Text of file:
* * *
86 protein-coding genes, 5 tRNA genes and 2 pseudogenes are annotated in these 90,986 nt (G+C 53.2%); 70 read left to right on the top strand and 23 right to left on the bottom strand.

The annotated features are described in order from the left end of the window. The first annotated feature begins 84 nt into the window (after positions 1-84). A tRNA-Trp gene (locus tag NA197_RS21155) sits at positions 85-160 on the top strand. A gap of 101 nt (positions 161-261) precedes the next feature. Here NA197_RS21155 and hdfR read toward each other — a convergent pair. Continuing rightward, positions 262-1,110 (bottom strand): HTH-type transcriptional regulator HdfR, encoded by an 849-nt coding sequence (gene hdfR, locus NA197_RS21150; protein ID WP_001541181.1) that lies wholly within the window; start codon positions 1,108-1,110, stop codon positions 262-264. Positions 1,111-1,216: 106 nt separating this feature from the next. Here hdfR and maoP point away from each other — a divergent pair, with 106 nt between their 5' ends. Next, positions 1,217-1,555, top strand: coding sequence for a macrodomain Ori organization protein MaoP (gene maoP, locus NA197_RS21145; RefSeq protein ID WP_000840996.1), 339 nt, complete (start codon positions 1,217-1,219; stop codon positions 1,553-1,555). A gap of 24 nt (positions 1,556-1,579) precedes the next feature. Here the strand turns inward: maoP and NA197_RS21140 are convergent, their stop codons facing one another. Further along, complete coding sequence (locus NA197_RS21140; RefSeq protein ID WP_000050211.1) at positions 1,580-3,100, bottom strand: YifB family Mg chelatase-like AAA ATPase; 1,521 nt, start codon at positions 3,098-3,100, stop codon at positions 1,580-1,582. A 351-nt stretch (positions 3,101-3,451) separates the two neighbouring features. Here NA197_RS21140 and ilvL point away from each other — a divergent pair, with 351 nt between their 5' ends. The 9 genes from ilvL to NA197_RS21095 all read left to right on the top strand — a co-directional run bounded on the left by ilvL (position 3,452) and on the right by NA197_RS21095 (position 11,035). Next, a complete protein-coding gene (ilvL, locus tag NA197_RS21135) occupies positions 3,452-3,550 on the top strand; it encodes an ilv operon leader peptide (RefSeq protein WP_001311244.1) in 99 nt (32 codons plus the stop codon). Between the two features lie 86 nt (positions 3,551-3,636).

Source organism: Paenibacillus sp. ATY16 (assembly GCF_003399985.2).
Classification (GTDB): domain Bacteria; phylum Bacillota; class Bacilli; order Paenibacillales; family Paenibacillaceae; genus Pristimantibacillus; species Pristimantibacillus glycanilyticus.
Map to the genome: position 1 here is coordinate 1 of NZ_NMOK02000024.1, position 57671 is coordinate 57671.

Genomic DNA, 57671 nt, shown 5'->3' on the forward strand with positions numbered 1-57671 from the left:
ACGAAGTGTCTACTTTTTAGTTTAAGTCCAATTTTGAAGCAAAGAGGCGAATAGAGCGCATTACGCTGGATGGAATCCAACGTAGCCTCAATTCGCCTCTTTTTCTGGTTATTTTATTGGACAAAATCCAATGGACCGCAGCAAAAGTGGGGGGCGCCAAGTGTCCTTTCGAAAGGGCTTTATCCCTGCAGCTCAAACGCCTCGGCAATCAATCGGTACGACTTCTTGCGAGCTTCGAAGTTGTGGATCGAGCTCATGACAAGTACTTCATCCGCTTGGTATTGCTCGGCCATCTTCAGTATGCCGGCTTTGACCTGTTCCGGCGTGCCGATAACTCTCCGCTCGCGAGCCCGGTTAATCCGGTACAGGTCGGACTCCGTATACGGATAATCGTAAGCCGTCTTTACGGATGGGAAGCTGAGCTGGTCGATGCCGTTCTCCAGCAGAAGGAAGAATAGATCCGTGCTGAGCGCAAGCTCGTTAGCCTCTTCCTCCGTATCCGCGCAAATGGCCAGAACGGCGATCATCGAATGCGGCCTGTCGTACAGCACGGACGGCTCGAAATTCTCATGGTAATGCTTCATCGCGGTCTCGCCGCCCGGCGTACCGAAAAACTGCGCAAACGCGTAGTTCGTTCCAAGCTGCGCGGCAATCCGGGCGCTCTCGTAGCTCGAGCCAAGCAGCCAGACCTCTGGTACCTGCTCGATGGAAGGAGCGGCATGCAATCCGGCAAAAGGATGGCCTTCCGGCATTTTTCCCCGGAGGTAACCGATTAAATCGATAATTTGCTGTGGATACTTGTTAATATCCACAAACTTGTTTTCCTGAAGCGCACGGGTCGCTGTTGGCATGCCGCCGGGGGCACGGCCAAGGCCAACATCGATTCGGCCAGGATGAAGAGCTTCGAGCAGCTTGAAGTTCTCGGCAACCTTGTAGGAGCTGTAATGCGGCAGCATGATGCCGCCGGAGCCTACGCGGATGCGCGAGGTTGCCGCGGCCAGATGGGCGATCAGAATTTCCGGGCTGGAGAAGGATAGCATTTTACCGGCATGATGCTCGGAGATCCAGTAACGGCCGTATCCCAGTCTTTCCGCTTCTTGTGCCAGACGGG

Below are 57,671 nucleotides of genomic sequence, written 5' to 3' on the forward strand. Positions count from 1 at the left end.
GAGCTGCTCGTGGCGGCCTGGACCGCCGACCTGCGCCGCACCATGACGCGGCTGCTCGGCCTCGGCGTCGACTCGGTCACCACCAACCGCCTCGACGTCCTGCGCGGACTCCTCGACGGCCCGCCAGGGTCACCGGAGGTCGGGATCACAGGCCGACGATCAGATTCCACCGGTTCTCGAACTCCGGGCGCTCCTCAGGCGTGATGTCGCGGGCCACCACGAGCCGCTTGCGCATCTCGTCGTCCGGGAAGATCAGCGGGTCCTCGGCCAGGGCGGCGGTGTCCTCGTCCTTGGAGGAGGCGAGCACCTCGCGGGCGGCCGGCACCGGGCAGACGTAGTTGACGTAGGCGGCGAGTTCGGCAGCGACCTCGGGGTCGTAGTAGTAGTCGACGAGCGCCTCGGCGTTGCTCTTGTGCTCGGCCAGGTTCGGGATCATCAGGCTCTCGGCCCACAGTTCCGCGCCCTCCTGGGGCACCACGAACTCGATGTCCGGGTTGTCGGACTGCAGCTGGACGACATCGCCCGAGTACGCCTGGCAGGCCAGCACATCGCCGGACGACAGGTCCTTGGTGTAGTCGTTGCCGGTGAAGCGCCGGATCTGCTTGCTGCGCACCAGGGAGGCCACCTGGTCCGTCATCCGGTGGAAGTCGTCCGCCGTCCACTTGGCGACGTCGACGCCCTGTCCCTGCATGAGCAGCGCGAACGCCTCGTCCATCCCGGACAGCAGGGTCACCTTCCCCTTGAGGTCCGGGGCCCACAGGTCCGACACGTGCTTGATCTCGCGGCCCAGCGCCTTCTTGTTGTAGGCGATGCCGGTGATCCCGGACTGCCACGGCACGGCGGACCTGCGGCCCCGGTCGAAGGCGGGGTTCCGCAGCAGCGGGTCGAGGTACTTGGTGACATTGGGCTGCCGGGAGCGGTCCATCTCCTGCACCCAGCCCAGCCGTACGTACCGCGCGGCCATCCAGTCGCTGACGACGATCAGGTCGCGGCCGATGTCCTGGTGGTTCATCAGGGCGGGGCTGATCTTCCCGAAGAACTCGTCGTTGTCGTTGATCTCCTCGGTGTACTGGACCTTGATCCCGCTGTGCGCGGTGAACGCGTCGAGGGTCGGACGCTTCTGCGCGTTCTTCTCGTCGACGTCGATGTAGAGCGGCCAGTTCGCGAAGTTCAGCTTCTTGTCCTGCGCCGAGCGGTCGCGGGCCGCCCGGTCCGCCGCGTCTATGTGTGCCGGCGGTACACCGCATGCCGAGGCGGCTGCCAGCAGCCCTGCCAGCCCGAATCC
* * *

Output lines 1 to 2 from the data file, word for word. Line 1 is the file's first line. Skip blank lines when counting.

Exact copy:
86 protein-coding genes, 5 tRNA genes and 2 pseudogenes are annotated in these 90,986 nt (G+C 53.2%); 70 read left to right on the top strand and 23 right to left on the bottom strand.

The annotated features are described in order from the left end of the window. The first annotated feature begins 84 nt into the window (after positions 1-84). A tRNA-Trp gene (locus tag NA197_RS21155) sits at positions 85-160 on the top strand. A gap of 101 nt (positions 161-261) precedes the next feature. Here NA197_RS21155 and hdfR read toward each other — a convergent pair. Continuing rightward, positions 262-1,110 (bottom strand): HTH-type transcriptional regulator HdfR, encoded by an 849-nt coding sequence (gene hdfR, locus NA197_RS21150; protein ID WP_001541181.1) that lies wholly within the window; start codon positions 1,108-1,110, stop codon positions 262-264. Positions 1,111-1,216: 106 nt separating this feature from the next. Here hdfR and maoP point away from each other — a divergent pair, with 106 nt between their 5' ends. Next, positions 1,217-1,555, top strand: coding sequence for a macrodomain Ori organization protein MaoP (gene maoP, locus NA197_RS21145; RefSeq protein ID WP_000840996.1), 339 nt, complete (start codon positions 1,217-1,219; stop codon positions 1,553-1,555). A gap of 24 nt (positions 1,556-1,579) precedes the next feature. Here the strand turns inward: maoP and NA197_RS21140 are convergent, their stop codons facing one another. Further along, complete coding sequence (locus NA197_RS21140; RefSeq protein ID WP_000050211.1) at positions 1,580-3,100, bottom strand: YifB family Mg chelatase-like AAA ATPase; 1,521 nt, start codon at positions 3,098-3,100, stop codon at positions 1,580-1,582. A 351-nt stretch (positions 3,101-3,451) separates the two neighbouring features. Here NA197_RS21140 and ilvL point away from each other — a divergent pair, with 351 nt between their 5' ends. The 9 genes from ilvL to NA197_RS21095 all read left to right on the top strand — a co-directional run bounded on the left by ilvL (position 3,452) and on the right by NA197_RS21095 (position 11,035). Next, a complete protein-coding gene (ilvL, locus tag NA197_RS21135) occupies positions 3,452-3,550 on the top strand; it encodes an ilv operon leader peptide (RefSeq protein WP_001311244.1) in 99 nt (32 codons plus the stop codon). Between the two features lie 86 nt (positions 3,551-3,636).